Delphinium species O-Z are found on this wiki page
Delphinium parryi is a coastal Southern California species that is also found in Baja California. It is found in chaparral and open woodlands and grows from a deep, woody rootstock and has a tall stalk with beautiful large blue flowers and divided leaves. The first two photos are of plants grown from seed. The next pictures show it growing in the wild in grassland along Jolon Road in Monterey County and near Figueroa Mountain, Santa Barbara County, and a closer version requiring a scramble up the side of a cliff where it was growing in chaparral. Photos by Mary Sue Ittner.
Delphinium patens is a species with tuberous roots and dark purple flowers found in grassy areas in the coastal mountains of California. The spur points upward. Photos 1-2 below were taken by Nhu Nguyen.
Delphinium patens subsp. patens is found in grassland and open woodlands. Photo 1 was taken by Bob Rutemoeller and photo 2 was taken by Mary Sue Ittner. These plants were grown from Northwest Native seeds NNS 98-190. Plants from seeds flower in 1-2 years. Photos 3-5 were taken by Nhu Nguyen of plants in habitat from Henry Coe State Park, CA.
Delphinium purpusii is found on dry rocky slopes in chaparral and foothill woodland in Kern County, California. It blooms from April to May. Growing from a deep-seated woody-fibrous rootstock, it has rose pink flowers. Plants photographed by Mary Sue Ittner were blooming April 2005 in the wild on a rocky slope in Kern County.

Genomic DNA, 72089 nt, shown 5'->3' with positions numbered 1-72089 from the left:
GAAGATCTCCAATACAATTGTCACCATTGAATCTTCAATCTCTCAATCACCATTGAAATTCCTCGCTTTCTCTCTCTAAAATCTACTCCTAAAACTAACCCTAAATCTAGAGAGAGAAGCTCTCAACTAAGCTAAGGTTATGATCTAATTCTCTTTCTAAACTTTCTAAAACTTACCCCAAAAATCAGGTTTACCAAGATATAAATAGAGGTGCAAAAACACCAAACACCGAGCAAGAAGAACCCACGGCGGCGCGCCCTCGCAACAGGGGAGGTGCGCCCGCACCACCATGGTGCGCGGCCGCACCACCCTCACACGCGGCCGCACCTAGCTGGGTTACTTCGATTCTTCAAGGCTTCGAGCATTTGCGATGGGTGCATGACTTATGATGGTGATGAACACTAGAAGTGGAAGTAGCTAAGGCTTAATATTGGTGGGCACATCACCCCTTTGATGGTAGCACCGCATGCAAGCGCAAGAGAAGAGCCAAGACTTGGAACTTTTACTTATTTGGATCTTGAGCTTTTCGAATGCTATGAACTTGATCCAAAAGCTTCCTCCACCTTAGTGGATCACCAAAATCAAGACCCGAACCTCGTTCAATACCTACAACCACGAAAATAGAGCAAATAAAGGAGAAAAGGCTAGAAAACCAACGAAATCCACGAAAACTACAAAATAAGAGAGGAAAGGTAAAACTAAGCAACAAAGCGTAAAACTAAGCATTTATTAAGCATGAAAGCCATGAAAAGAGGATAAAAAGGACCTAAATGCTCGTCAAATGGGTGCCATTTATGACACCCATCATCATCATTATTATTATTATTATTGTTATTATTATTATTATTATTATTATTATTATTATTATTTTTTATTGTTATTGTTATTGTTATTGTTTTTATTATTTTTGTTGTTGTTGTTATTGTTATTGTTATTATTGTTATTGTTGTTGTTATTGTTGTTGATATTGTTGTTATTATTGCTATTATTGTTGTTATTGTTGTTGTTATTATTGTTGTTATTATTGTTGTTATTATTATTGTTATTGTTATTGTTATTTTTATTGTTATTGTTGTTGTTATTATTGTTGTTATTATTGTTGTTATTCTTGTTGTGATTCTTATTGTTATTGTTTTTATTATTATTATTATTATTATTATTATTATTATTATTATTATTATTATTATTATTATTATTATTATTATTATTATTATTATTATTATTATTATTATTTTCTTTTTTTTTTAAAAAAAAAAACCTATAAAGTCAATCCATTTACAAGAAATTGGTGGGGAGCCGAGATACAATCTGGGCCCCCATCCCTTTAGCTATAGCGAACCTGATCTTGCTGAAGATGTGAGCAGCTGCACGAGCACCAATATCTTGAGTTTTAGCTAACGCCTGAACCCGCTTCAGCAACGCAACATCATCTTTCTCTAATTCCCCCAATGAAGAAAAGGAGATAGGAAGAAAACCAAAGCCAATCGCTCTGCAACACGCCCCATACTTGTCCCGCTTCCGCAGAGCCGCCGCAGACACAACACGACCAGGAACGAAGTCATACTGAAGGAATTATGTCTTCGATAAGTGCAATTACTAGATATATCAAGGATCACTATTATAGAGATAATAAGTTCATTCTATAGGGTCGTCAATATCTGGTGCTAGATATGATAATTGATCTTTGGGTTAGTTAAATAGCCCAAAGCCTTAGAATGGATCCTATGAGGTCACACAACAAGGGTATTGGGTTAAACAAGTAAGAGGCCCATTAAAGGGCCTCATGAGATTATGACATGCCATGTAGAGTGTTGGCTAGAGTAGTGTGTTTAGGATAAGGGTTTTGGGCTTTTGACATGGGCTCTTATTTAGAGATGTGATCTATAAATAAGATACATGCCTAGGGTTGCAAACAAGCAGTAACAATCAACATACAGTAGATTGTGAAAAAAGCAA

Delphinium recurvatum grows in grassland, shrubby places, and foothill woodland in the inland counties of the the Bay Area, the central valley, and the south Coast ranges of California. It is light blue with reflexed sepals and white upper petals. Photos by Mary Sue Ittner of plants grown from Northwest Native seeds.
Delphinium sp. was grown from NARGS seed identified as Delphinium menziesii but it is not this species. I have been unable to identify what it is, but it has flowers that are a gorgeous blue color, is briefly deciduous late summer, early fall, and blooms in summer. Photos below by Mary Sue Ittner and Bob Rutemoeller show the leaves, flowers, and the geophytic nature of this unidentified species (on a 1 cm. square grid). It has been suggested that this plant could be Delphinium chinense which is usually grown as an annual. Mine have not died over many years, but were best the first year.
Delphinium tricorne , widespread in eastern North America, is a typical spring ephemeral. It grows from a cluster of tuberous roots and thus qualifies as a geophyte. In rich soil the plants may be as much as three feet high, but usually they are seen as smaller plants about a foot high. They bloom in early-mid May, and the flower color ranges from rich purple-blue to dirty whites. Oddly, this is not a common garden plant. Photos by Jim McKenney and John Lonsdale.
Delphinium uliginosum has purple flowers and thick fleshy leaves. It is rare species found in wet areas in banks or damp rocky slopes sometimes in serpentine. This photo by Mary Sue Ittner shows the distinctive leaves. I grew this for a number of years but could never get it to flower. Eventually I planted it out and it disappeared.
Delphinium variegatum has royal blue and white flowers and grows from clustered thick roots and leaves that are divided and forked at regular intervals. It is found in grassland and open woodland in the coastal ranges and foothills of California. It blooms in early summer. The first photos from Mary Sue Ittner are of garden plants. The last two were taken in Bear Valley, Colusa County, California where this species was growing in the grass, under trees, and with wildflowers (Owl's clover).